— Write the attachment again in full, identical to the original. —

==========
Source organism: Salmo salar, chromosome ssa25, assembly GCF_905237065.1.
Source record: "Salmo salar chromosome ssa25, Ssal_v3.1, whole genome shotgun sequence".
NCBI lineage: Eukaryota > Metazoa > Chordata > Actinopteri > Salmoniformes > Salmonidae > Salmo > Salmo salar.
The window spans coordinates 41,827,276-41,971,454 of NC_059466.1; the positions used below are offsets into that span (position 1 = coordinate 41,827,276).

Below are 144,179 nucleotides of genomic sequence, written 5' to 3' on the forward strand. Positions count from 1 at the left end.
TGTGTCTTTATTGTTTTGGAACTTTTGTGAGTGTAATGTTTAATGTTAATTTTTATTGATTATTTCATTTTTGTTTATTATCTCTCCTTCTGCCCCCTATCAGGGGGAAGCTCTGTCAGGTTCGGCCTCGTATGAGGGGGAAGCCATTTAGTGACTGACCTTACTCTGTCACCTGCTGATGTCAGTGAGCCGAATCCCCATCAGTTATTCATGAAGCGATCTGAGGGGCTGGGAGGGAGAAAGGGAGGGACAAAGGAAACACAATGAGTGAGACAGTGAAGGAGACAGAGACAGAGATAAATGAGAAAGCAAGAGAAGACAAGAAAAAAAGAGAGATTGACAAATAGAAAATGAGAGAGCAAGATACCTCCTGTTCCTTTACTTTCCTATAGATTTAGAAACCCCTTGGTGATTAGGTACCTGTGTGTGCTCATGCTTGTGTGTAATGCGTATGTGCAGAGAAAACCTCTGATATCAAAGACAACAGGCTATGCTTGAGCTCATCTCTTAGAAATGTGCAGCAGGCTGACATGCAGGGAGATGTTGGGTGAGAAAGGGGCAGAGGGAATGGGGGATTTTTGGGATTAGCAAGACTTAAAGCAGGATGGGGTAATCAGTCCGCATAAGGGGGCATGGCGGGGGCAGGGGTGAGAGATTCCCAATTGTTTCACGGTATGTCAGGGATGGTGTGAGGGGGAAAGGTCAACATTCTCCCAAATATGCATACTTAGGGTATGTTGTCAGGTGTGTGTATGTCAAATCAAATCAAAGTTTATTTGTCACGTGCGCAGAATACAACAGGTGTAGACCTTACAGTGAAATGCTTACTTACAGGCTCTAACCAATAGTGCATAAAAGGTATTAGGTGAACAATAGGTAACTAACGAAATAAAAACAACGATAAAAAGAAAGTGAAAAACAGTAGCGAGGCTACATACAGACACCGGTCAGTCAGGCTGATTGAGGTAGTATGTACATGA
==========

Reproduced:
Source organism: Salmo salar, chromosome ssa25, assembly GCF_905237065.1.
Source record: "Salmo salar chromosome ssa25, Ssal_v3.1, whole genome shotgun sequence".
NCBI lineage: Eukaryota > Metazoa > Chordata > Actinopteri > Salmoniformes > Salmonidae > Salmo > Salmo salar.
The window spans coordinates 41,827,276-41,971,454 of NC_059466.1; the positions used below are offsets into that span (position 1 = coordinate 41,827,276).

Below are 144,179 nucleotides of genomic sequence, written 5' to 3' on the forward strand. Positions count from 1 at the left end.
TGTGTCTTTATTGTTTTGGAACTTTTGTGAGTGTAATGTTTAATGTTAATTTTTATTGATTATTTCATTTTTGTTTATTATCTCTCCTTCTGCCCCCTATCAGGGGGAAGCTCTGTCAGGTTCGGCCTCGTATGAGGGGGAAGCCATTTAGTGACTGACCTTACTCTGTCACCTGCTGATGTCAGTGAGCCGAATCCCCATCAGTTATTCATGAAGCGATCTGAGGGGCTGGGAGGGAGAAAGGGAGGGACAAAGGAAACACAATGAGTGAGACAGTGAAGGAGACAGAGACAGAGATAAATGAGAAAGCAAGAGAAGACAAGAAAAAAAGAGAGATTGACAAATAGAAAATGAGAGAGCAAGATACCTCCTGTTCCTTTACTTTCCTATAGATTTAGAAACCCCTTGGTGATTAGGTACCTGTGTGTGCTCATGCTTGTGTGTAATGCGTATGTGCAGAGAAAACCTCTGATATCAAAGACAACAGGCTATGCTTGAGCTCATCTCTTAGAAATGTGCAGCAGGCTGACATGCAGGGAGATGTTGGGTGAGAAAGGGGCAGAGGGAATGGGGGATTTTTGGGATTAGCAAGACTTAAAGCAGGATGGGGTAATCAGTCCGCATAAGGGGGCATGGCGGGGGCAGGGGTGAGAGATTCCCAATTGTTTCACGGTATGTCAGGGATGGTGTGAGGGGGAAAGGTCAACATTCTCCCAAATATGCATACTTAGGGTATGTTGTCAGGTGTGTGTATGTCAAATCAAATCAAAGTTTATTTGTCACGTGCGCAGAATACAACAGGTGTAGACCTTACAGTGAAATGCTTACTTACAGGCTCTAACCAATAGTGCATAAAAGGTATTAGGTGAACAATAGGTAACTAACGAAATAAAAACAACGATAAAAAGAAAGTGAAAAACAGTAGCGAGGCTACATACAGACACCGGTCAGTCAGGCTGATTGAGGTAGTATGTACATGA